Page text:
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Columbia Family & Divorce Lawyer > Blog > General > What does “half” mean when it comes to QDROs?

What does “half” mean when it comes to QDROs?

There’s a famous intelligence test that is sometimes used in job interviews. You hand the candidate a piece of paper and ask them to divide it in half.

Some candidates will grab the paper and rip into two parts. Other candidates will fold the paper carefully and attempt to get close to a clean 50/50 cut. Some candidates will ask for a pair of scissors. Still others will ask “how do you want me to do it?”

The point is that “half” is open to interpretation—at least when it comes to a piece of paper.

Divorcing couples who are attempting to divide retirement benefits will sometimes agree in principle that each party should get half. But, what does “half” mean when it comes to retirement benefits? As with a piece of paper, “half” of a retirement plan is open to interpretation.

Before agreeing to “half” of your spouse’s retirement plan, here are some things to think about:

  1. Half of what? Not all retirement plans are created equal. IRAs are different from 401(k)s and 401(k)s are different from annuities and pensions. It’s worth reviewing the retirement plan carefully and being sure you know what kinds of plan it is. Some plans, like IRAs and 401(k)s, are called defined contribution, which means that the participant (and often employer) pays into the plan and a cash balance accumulates. Other plans, like a traditional pension, are called defined benefit, which means that the participant is promised a monthly payment once she retires. Still other plans are essentially hybrids, which vary but often will pay out a monthly benefit upon retirement but also have an accumulating cash balance. Before you agree to half of a plan, it’s important to know if you’re going to get half of defined contribution plan, defined benefit plan, or a hybrid plan.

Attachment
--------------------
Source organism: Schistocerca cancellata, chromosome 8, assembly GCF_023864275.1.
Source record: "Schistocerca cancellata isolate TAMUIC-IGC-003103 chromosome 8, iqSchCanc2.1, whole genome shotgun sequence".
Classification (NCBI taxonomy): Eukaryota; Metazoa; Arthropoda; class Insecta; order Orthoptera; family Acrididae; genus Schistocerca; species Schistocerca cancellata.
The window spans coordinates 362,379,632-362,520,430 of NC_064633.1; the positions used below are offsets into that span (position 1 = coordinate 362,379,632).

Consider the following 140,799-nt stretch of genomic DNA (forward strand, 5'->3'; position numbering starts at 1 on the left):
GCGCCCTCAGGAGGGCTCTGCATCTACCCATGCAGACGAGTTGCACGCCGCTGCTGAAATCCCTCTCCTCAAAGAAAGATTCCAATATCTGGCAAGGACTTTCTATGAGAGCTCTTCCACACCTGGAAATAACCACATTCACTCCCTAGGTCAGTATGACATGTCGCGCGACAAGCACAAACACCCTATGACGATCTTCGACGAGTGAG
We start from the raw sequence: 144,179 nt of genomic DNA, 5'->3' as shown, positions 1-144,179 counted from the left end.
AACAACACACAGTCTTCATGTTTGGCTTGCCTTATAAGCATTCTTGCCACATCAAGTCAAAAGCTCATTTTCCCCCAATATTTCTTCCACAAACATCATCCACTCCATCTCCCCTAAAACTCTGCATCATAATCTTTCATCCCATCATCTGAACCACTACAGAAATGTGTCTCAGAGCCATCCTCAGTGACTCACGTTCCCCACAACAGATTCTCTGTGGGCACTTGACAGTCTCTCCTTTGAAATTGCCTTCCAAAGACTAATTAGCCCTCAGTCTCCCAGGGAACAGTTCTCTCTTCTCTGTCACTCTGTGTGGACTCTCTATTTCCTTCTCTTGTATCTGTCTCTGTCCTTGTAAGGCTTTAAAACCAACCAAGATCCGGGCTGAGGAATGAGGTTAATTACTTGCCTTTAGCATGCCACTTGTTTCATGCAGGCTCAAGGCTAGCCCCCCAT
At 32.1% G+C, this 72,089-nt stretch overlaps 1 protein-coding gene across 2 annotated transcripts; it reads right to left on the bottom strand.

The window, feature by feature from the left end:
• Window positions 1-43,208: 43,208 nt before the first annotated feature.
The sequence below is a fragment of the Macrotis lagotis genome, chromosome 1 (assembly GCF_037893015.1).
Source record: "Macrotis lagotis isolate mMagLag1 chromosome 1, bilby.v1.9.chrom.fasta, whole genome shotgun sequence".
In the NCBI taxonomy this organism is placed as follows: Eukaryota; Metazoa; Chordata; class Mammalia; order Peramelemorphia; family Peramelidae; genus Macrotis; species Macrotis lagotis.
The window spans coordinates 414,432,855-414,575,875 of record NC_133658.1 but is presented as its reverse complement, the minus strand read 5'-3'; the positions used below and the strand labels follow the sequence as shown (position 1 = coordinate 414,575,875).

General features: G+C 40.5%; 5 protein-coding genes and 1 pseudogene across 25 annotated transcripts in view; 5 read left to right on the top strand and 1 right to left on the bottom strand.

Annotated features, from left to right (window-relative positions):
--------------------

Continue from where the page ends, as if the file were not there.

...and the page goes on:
2. Half as in dollars? Or a percent? In the same way that there’s more than one way to cut a piece of paper in half, dividing an account in half may mean that the receiving party gets a dollar amount or a percentage of the account. Both approaches have their advantages and disadvantages.
  3. Half but as of when? When it comes to defined contribution plans, it may seem that “half” simply means half of the balance in the account. However, there may be delays between the date the parties’ agreed to divide the account in half and the actual date the account is divided. Suppose (through nobody’s fault) it takes a full year for the plan to divide the account. Now the question is: as of when? Because plans are invested in the stock market and go up and down in value, the when makes a difference. In a good market, the party receiving the half would probably want the half as of the agreement so that she gets the positive gains. Likewise, if the market is down, she’d probably want the half as of the date of division so that there are no negative losses.
  4. Half of which benefits? When people say “half of the plan,” they probably mean half of the main benefit: the cash balance or the monthly payment. But, for many plans, the cash balance and/or the monthly payment is not the only benefit that the participant may receive from the plan. Think of the plan as a bundle of benefits. What does “half” refer to? Which benefits? Perhaps the most classic example is survivor benefits or death benefits. These are additional benefits which are paid out to the spouse or former spouse of the participant upon the participant’s death—and they’re not the only additional benefit available. It’s very important to be clear whether “half” includes these benefits or not.

If you’re working with your spouse to divide retirement benefits, “half” may seem like a fair and equitable solution. But, it’s worth pausing and asking “What does half mean?” If you or your attorney need a QDRO prepared, please call Weinberg & Schwartz.

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